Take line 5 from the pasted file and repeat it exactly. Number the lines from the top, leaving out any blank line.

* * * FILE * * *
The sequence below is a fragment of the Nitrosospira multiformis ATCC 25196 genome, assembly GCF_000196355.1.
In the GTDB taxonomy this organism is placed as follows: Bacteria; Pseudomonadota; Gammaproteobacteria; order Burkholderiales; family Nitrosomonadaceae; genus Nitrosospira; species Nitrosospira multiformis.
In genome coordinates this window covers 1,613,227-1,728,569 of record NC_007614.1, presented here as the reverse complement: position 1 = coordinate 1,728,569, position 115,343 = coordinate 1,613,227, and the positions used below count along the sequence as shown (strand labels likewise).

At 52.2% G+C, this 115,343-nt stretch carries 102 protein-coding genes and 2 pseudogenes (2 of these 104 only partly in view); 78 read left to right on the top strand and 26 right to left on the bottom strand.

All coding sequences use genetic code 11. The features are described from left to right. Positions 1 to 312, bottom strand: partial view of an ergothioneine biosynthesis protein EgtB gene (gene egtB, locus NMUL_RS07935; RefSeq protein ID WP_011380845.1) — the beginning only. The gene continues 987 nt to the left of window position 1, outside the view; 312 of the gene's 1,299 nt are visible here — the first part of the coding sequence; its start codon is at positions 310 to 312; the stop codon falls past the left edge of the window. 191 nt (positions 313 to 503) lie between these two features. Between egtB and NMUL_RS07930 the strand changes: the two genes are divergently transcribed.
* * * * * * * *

All coding sequences use genetic code 11. The features are described from left to right. Positions 1 to 312, bottom strand: partial view of an ergothioneine biosynthesis protein EgtB gene (gene egtB, locus NMUL_RS07935; RefSeq protein ID WP_011380845.1) — the beginning only. The gene continues 987 nt to the left of window position 1, outside the view; 312 of the gene's 1,299 nt are visible here — the first part of the coding sequence; its start codon is at positions 310 to 312; the stop codon falls past the left edge of the window. 191 nt (positions 313 to 503) lie between these two features. Between egtB and NMUL_RS07930 the strand changes: the two genes are divergently transcribed.